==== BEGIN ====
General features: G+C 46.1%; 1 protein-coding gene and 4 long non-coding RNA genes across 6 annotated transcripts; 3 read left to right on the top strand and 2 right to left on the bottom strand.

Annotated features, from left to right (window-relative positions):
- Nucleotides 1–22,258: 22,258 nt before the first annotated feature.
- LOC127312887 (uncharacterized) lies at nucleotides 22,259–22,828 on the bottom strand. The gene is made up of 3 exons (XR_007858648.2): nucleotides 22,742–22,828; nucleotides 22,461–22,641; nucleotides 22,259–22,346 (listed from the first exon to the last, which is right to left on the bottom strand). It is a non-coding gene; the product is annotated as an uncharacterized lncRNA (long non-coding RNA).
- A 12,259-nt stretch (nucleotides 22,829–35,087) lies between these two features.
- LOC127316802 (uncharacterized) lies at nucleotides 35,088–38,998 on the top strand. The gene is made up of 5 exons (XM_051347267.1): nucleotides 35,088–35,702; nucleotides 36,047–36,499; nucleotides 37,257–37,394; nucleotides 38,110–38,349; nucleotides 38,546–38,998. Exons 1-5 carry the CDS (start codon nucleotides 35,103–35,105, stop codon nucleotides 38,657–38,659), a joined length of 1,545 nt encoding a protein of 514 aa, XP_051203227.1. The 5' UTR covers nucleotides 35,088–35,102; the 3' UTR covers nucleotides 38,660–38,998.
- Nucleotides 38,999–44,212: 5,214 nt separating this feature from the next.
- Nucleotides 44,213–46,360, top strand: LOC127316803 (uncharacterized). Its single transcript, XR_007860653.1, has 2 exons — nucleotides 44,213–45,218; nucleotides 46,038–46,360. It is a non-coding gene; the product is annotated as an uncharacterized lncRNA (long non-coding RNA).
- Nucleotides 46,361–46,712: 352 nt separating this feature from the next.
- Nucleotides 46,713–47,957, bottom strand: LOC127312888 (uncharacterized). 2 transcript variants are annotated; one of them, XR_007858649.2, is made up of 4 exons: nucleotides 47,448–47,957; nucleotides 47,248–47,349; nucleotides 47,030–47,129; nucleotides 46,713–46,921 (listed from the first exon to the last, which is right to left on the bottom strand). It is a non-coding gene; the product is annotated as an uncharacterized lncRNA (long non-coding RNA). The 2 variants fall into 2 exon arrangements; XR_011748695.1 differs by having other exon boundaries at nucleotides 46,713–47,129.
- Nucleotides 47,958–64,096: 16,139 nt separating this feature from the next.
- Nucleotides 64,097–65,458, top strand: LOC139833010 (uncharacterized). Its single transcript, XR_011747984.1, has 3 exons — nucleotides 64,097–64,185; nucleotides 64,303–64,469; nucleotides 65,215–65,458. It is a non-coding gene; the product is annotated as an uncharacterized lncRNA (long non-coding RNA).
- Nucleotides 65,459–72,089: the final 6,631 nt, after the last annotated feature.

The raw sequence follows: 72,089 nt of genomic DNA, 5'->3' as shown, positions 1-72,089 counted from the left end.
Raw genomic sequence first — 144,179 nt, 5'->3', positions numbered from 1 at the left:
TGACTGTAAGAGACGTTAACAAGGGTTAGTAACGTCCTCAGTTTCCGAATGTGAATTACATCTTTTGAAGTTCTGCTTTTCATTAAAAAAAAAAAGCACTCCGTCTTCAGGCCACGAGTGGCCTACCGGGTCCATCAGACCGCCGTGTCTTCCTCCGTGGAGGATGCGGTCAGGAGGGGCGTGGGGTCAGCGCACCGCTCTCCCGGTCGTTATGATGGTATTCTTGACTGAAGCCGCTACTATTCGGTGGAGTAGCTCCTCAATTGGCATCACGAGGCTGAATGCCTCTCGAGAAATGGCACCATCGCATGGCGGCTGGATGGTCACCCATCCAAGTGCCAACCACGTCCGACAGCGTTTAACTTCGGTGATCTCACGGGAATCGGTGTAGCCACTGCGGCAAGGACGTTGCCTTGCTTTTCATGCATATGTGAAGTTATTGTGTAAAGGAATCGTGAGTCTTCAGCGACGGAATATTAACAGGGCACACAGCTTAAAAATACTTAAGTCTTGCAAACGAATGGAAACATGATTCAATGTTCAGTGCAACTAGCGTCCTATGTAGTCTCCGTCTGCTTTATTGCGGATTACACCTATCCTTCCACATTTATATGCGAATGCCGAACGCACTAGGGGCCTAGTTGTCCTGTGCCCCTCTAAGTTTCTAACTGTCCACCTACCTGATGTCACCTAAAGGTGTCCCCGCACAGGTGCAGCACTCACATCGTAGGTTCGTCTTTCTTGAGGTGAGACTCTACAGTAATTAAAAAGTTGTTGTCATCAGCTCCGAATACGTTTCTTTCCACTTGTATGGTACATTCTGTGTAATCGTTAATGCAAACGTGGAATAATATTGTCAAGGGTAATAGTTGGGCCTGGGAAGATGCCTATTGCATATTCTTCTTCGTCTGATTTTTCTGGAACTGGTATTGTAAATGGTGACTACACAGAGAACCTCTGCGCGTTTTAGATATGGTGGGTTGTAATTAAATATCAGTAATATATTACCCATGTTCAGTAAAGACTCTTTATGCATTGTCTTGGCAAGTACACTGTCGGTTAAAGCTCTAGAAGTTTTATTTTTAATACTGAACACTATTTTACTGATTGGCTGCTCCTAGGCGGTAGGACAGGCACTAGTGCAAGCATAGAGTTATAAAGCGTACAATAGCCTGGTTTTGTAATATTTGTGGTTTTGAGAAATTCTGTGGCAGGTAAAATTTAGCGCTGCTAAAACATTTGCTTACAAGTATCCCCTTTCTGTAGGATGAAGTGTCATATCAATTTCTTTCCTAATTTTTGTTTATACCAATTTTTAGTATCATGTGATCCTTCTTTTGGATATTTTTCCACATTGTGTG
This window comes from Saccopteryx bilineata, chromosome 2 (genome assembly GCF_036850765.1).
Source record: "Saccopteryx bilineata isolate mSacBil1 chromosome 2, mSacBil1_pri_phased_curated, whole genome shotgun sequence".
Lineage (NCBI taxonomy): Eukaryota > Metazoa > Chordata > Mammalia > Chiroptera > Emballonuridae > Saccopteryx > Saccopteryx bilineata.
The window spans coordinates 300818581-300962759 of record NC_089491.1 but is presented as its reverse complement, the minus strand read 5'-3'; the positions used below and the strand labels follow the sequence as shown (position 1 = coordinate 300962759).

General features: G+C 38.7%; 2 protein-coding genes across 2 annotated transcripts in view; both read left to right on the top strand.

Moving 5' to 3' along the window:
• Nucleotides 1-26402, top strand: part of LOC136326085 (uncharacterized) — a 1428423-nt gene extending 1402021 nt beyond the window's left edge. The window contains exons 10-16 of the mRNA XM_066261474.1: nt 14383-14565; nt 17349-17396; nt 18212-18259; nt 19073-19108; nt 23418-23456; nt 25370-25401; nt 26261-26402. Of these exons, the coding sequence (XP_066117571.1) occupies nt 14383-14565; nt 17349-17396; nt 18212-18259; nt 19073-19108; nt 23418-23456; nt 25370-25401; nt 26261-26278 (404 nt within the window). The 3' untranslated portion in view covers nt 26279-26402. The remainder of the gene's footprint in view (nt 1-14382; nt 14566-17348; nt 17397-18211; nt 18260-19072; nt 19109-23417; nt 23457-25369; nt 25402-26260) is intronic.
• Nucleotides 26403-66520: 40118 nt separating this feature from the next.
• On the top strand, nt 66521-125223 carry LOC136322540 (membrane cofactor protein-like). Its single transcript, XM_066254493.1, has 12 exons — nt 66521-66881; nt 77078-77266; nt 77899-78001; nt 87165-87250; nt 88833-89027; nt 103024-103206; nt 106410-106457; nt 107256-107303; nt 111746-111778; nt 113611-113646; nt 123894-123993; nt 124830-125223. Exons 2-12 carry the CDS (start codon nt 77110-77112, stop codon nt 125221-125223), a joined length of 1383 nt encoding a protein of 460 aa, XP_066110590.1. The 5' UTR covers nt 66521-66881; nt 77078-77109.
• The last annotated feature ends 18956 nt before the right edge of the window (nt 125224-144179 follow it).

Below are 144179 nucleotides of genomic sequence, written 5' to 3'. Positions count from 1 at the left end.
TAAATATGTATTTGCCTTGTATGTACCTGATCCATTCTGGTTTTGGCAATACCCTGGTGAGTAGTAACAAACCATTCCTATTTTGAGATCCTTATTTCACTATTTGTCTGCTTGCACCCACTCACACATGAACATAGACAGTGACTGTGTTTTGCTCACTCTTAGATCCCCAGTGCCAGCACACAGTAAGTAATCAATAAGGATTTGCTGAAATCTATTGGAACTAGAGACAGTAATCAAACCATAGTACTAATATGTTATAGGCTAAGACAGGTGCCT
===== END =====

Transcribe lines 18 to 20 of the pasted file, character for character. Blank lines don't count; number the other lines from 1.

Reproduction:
Source record: "Saccopteryx bilineata isolate mSacBil1 chromosome 2, mSacBil1_pri_phased_curated, whole genome shotgun sequence".
Lineage (NCBI taxonomy): Eukaryota > Metazoa > Chordata > Mammalia > Chiroptera > Emballonuridae > Saccopteryx > Saccopteryx bilineata.
The window spans coordinates 300818581-300962759 of record NC_089491.1 but is presented as its reverse complement, the minus strand read 5'-3'; the positions used below and the strand labels follow the sequence as shown (position 1 = coordinate 300962759).